Day 2 is pretty much a repeat of day 1. The evening must be spent entertaining the puppy so that come bedtime we are ready to sleep.

and so it goes on and puppy fall into a routine of falling asleep when he goes in the crate and waking briefly for a wee and then going back to sleep again.

I have done this with every single puppy and every single rescue dog for the last 40 years and it has never failed.

Leaving a puppy to cry in a crate or downstairs alone is teaching the puppy to associate the crate and night time with being distressed.

madgingermunchkin Fri 06-Jan-17 12:32:36

You can't have in your bedroom for now, and then move him downstairs later, it will just destress him more.

My puppy went into a crate with a hot water bottle, a tshirts that smelt of me and one of the toys that smelt of her mum and pack.

Don't go down and disturb him at 4am, leave til 6am and then get up with him.

This is how all my dogs have been house trained (they are allowed on the beds and sofas once toilet trained, and no longer crated, and we've never had any issues.

Dogs aren't babies, they like routine and having "their" space. So pick one spot to put his crate permanently and leave it there.

georgedawes Fri 06-Jan-17 12:37:54

Course she can move the dog later! I did when I got my dog at 14 months. She slept with us for a few weeks whilst I worked on crate training her and building a bond. When she was happy in her crate we moved her downstairs no problem at all, and now she happily takes herself there at bed time. Staying with your dog downstairs for a while is an option too.

Some people are very black and white about dogs and where they sleep, same as babies. In my experience of both having one knows your room for a bit doesn't mean they'll be there forever but it did help them settle in the short term. Do what feels right for you!

RTKangaMummy Fri 06-Jan-17 12:38:02

Madginger you have put it very well

georgedawes Fri 06-Jan-17 12:38:31

Knows? Sleep even!

Wolfiefan Fri 06-Jan-17 12:41:13

Trionic has linked to a great support group.
I completely disagree that a pup should just be left to cry. They don't settle. They just learn that they can cry and no one comes. They can relapse and have further spells of separation anxiety.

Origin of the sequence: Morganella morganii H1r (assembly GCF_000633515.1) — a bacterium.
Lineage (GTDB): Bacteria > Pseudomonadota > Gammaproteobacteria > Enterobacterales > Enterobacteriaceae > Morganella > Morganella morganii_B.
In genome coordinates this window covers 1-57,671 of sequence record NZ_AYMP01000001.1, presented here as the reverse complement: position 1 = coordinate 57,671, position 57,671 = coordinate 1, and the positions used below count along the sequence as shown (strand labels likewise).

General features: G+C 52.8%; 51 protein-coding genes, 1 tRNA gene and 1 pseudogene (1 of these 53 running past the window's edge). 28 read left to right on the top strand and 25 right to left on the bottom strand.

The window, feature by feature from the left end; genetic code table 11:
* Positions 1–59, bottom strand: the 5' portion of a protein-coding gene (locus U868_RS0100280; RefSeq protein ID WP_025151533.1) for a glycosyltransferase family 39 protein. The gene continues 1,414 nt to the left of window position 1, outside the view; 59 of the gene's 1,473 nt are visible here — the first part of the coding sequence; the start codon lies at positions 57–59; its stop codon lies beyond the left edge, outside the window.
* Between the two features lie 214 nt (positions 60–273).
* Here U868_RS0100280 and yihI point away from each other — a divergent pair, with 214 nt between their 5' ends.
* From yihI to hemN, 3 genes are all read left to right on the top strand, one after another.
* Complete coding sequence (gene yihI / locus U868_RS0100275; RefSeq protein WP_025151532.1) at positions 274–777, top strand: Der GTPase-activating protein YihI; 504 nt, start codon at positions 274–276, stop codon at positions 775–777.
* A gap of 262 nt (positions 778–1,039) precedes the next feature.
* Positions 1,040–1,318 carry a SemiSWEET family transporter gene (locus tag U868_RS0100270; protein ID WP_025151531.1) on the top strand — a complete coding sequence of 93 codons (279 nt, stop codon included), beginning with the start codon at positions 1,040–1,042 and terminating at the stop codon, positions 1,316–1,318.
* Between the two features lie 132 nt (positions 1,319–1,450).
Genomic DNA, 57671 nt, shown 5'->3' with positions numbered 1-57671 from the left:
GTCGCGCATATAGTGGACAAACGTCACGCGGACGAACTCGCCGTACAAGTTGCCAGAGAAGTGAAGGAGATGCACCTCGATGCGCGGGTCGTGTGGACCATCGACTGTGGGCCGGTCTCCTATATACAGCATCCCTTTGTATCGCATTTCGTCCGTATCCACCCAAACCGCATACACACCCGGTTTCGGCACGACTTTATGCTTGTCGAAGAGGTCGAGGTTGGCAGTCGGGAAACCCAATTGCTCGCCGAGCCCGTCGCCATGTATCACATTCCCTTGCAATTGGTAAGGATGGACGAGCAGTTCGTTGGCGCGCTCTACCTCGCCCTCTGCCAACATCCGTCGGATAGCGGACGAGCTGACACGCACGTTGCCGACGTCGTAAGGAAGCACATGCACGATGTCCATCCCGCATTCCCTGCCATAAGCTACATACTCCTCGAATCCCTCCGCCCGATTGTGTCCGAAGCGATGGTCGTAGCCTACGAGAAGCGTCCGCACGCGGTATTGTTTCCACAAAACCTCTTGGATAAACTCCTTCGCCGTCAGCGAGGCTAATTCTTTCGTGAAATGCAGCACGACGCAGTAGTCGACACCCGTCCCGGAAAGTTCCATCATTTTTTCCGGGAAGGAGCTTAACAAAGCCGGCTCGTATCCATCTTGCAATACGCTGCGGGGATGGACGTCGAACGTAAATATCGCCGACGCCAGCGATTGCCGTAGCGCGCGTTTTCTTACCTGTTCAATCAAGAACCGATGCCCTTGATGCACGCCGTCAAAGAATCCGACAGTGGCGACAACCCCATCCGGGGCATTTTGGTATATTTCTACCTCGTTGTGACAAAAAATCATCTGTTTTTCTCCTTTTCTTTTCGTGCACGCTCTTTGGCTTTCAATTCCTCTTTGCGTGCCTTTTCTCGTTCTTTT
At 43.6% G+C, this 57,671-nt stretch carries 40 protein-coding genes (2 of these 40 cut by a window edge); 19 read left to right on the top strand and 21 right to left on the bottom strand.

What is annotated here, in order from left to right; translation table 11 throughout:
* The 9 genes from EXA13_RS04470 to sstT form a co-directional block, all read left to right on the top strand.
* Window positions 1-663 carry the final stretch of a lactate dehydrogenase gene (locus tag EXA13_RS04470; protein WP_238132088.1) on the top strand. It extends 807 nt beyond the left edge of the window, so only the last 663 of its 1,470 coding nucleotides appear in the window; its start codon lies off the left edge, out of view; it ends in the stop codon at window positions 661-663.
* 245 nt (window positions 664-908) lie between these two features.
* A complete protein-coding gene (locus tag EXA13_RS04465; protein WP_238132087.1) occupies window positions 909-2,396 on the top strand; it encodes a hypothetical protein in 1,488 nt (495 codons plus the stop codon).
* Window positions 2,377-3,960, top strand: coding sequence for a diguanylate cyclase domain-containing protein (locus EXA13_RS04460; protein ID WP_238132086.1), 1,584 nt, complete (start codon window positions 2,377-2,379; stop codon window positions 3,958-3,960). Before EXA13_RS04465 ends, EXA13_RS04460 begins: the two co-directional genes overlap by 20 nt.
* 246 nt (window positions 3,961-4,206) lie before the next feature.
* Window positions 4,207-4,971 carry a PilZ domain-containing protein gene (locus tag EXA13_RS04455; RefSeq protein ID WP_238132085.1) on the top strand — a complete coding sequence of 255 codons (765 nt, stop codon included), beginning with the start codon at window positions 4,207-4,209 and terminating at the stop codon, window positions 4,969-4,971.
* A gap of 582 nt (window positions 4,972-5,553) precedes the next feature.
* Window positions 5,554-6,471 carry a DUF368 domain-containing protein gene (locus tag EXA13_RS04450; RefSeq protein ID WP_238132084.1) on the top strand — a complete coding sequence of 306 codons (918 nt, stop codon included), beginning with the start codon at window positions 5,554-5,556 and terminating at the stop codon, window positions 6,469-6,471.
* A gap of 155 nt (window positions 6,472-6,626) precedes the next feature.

Our pup is nearly 16 weeks. I spent three weeks sleeping in the same room as her. When she was tired and ready to sleep I would put her in the crate and talk to her or just sit near until she fell asleep.
She now sleeps 11-7 alone. She doesn't cry at night and crawls into the crate when she's tired!
Daytime however isn't so good. She won't go in the crate if she's not tired and has separation anxiety. We are working on her being used to me wandering in and out of the room or not always interacting with her when I am in the room.
She's a giant breed so big but still a baby. She has been taken from all she knows. We are her world. She relies on us for everything. I figure if it takes her a few weeks to feel safe without us and trust we won't just disappear then that's what we are going to have to do.
Disclaimer. She's my first dog. I'm truly no expert!

RTKangaMummy Fri 06-Jan-17 13:01:10

The main question really is where do you want him to sleep as an adult dog?

downstairs in dining room or upstairs in your bedroom or somewhere else???

TrionicLettuce Fri 06-Jan-17 13:03:16

This is the guide to crate training I mentioned before. As I said the same methodology applies however and wherever you're leaving your pup.

Join the discussion

Join the discussion

Registering is free, easy, and means you can join in the discussion, get discounts, win prizes and lots more.

Register now